English has a set of words with "ch", coming — more or less directly — from the Greek language. They all have a /k/ sound.

  • character
  • charisma
  • psychology
  • choreography
  • archive

Just to name a few. All these words are spelled with "ch" — no matter the pronunciation.

Then, there's autarchy. Pronounced with /k/, spelled with "ch"... and "k".


It might not be the only one, but I'm wondering why there's an odd one out in the first place?

Side note: I was about posting this question at https://english.stackexchange.com but then I realised that the same exception applies to my native language (German) as well. Autark is spelled with "k" (there's no "ch" spelling in German for this word); and all the other words I mentioned above are spelled with "ch". Psychologie and Archiv, however, are not even pronouned with an /k/-sound whatsoever.

  • How about leukaemia for a counterexample? I see it also comes from German. Jun 22, 2017 at 13:25
  • @ColonelPanic So, the answer is because it came from German while the other terms came via French into English. That means the question should rather be about the oddness in German.
    – Em1
    Jun 22, 2017 at 14:06
  • @ColonelPanic: "Leukemia" is not a counterexample; its "k" corresponds to the kappa in Greek "λευκός" (leukos). The OP is asking about Greek words containing chi... except in the case of "autarky", which also comes from a kappa (Greek "αὐτάρκεια"). I'll post an answer. :) Jun 22, 2017 at 18:13
  • As a reverse counterexample, I have often heard China pronounced "ki:na" by Germans.
    – Mr Lister
    Jun 23, 2017 at 6:50

2 Answers 2


The general rule is that only Greek chi (χ) turns into English CH; Greek kappa (κ) turns into English K, or sometimes English C (if it's in a context where the pronunciation of C would be unambiguous). So for example:

  • χαρακτήρ -> character
  • γλαύκωμα -> glaucoma
  • αὐτάρκεια -> autarky
  • μόναρχος -> monarch
  • αὐταρχία -> autarchy

In the former case, αὐτάρκεια is derived from αὐτός + αρκετός "sufficiency". (See Strong's concordance here.)

In the latter case, αὐταρχία is derived from αὐτός + ἀρχός "leader". (See Strong's concordance here.)

English Wiktionary actually covers this very well: autarchy, autarky.

On "leukemia": Interestingly, the modern Greek word for "leukemia" is λευχαιμία, but that's a borrowing from medical language back into Greek; the original medical term came from Ancient Greek λευκός + αἷμα. And, this being back in the days when English was classier, the German-medical "Leukämie" was originally borrowed into English as "leucaemia" — any schoolboy would have known that "-cae-" was pronounced like a a hard C followed by a long E. But spelling reform gave us "leucemia" and the decline of Greek gave us finally "leukemia". Google Ngram viewer.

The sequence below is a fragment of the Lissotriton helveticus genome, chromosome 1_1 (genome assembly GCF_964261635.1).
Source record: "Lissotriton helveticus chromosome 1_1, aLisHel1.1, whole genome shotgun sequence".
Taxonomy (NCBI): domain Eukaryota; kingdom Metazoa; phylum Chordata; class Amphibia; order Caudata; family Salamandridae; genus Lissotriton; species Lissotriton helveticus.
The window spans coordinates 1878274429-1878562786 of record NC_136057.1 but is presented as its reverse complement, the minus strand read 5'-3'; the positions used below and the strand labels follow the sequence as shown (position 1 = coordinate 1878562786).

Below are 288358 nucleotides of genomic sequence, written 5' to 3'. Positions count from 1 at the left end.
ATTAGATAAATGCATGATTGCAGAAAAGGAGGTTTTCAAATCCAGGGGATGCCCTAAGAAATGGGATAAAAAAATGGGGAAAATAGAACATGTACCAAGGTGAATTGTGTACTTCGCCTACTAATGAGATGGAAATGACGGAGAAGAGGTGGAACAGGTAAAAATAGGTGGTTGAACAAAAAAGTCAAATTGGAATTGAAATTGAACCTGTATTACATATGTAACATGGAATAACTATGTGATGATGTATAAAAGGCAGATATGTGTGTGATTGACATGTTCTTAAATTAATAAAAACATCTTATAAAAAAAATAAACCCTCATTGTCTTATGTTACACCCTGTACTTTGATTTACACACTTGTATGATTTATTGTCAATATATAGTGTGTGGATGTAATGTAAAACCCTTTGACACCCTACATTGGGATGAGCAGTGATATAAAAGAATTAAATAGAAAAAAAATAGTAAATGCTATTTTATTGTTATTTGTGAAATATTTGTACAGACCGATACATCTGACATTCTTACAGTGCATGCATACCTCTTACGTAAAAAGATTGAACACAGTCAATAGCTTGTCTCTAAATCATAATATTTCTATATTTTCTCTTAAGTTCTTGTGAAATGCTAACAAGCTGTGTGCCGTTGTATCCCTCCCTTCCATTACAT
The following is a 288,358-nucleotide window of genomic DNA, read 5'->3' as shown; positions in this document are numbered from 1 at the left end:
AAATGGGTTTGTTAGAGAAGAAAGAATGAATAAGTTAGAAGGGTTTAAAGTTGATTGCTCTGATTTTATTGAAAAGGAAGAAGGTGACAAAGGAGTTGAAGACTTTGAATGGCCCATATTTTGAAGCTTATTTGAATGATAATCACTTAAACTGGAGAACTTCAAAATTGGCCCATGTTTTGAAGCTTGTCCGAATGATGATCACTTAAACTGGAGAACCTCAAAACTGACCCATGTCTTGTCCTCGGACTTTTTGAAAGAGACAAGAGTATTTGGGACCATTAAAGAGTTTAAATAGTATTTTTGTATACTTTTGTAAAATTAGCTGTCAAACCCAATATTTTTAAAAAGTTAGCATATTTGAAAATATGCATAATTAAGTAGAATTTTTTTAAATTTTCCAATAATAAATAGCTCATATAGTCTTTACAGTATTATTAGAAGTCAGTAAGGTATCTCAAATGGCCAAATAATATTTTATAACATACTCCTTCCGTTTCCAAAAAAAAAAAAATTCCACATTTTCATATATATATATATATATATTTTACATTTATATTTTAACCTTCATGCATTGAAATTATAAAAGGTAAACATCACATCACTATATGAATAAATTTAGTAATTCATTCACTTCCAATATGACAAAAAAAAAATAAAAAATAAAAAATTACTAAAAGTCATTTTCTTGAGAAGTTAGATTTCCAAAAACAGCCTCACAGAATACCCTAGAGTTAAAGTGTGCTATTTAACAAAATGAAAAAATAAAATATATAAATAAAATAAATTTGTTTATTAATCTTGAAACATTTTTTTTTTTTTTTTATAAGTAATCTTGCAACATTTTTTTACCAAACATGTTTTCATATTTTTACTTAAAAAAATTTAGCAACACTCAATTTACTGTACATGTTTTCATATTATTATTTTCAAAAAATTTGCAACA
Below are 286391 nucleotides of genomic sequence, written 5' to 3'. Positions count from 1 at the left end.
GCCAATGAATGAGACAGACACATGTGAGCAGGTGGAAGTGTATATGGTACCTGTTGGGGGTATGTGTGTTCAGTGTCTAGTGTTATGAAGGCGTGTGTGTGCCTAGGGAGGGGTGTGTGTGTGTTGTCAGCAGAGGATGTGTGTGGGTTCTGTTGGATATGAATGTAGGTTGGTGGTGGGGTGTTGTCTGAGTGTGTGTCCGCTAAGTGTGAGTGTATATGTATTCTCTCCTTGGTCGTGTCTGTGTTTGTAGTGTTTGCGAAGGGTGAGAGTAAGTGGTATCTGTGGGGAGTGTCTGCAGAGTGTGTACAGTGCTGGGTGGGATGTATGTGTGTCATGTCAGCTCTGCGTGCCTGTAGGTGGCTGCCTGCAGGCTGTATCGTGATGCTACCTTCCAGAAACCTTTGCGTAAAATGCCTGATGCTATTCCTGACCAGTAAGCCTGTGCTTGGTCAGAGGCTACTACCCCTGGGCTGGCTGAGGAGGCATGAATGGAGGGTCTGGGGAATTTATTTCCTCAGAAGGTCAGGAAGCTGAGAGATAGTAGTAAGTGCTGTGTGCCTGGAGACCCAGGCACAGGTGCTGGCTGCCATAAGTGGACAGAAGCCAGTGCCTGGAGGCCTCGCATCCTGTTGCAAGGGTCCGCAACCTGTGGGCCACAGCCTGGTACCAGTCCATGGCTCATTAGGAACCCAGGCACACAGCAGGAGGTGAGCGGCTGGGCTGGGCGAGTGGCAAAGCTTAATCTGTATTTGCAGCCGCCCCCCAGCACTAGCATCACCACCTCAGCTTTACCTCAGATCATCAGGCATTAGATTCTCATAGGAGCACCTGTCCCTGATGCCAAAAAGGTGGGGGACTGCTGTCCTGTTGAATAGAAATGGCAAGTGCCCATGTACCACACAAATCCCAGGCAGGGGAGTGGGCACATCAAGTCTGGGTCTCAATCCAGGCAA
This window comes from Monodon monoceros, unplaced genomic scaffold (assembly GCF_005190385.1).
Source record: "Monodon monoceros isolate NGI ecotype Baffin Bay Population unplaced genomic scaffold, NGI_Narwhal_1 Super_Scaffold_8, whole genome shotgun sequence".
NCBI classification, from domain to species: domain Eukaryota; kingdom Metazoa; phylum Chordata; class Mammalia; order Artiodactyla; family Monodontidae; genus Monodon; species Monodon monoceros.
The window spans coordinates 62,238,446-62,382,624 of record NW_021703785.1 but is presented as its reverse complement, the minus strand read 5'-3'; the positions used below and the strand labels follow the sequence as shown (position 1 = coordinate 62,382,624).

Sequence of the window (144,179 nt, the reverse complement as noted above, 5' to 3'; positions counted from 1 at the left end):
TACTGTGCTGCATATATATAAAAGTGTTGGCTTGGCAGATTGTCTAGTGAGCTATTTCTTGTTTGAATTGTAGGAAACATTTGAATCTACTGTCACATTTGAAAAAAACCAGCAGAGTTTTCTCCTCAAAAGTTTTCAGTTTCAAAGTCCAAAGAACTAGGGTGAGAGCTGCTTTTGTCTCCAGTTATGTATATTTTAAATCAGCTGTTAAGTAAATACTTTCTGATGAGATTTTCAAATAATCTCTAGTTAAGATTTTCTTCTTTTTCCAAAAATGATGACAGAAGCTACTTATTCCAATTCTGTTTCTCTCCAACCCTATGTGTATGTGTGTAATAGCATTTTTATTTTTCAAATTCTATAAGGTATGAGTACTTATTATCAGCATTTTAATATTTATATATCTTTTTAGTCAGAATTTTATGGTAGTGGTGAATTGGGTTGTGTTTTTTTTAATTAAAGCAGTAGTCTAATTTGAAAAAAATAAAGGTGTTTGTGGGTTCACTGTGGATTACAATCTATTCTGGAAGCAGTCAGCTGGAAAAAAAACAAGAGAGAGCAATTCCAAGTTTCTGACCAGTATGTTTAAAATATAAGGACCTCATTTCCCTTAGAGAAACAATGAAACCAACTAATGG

• 2
    Greek "κ" can correspond to English "c" even when it is pronounced as /s/ instead of as /k/. It's based on Latin conventions for the transcription of Greek. The change of κ > χ in λευχαιμία is not unexpected as far as I know; the word "αἷμα" has a rough breathing, which can cause this kind of change to a preceding voiceless consonant in compound words. See en.wikipedia.org/wiki/Rough_breathing#Inside_a_word Jun 22, 2017 at 18:55
  • 3
    That said, this aspiratory change doesn't occur in certain modern medical terms like "lip(a)emia", but I'm not really sure what basis, if any, there is to using it or not using it. It seems a bit random. (In fact, I was considering asking a question about it!) I wouldn't be so sure that ""leucaemia" was pronounced with /k/--compare the similar "septic(a)emia" which as far as I know is only pronounced with /s/. Jun 22, 2017 at 18:57
  • The spelling "leukaemia" is another possibility that seems pretty common in contemporary British writing. Jun 22, 2017 at 19:03
  • 1
    @ewawe is right here – though the word doesn’t exist in Ancient Greek, the combination of λευκ́ος + αἷμα would be expected to yield λευχαιμ(ία). But the medical suffix -(a)emia is distinct from Ancient Greek αἷμα – it’s one of those cases where new words are formed from a genericised suffix based on AGr, but not as it would be formed in AGr (cf. septicaemia, chloridaemia, lipaemia, etc., which would have been *septichaemia, *chlorithaemia and *liphaemia if formed according to AGr rules). May 9, 2020 at 13:20

Actually, “autarky” and “autarchy” are two different words. The former means “self-sufficiency” and comes from the Greek arkein “to suffice”. The latter means “absolute rule” and comes from Greek arkhē “rule”. They are pronounced the same in English, but not in Greek.

  • 4
    Curiously, all the references in the Oxford English Dictionary for the “self-sufficiency” word from 1617 to 1931 spell it (unetymologically) with -chy or -chie. “Autarky” with -k- does not show up until 1939, when it seems to have been reborrowed from German.
    – fdb
    Jun 22, 2017 at 10:47

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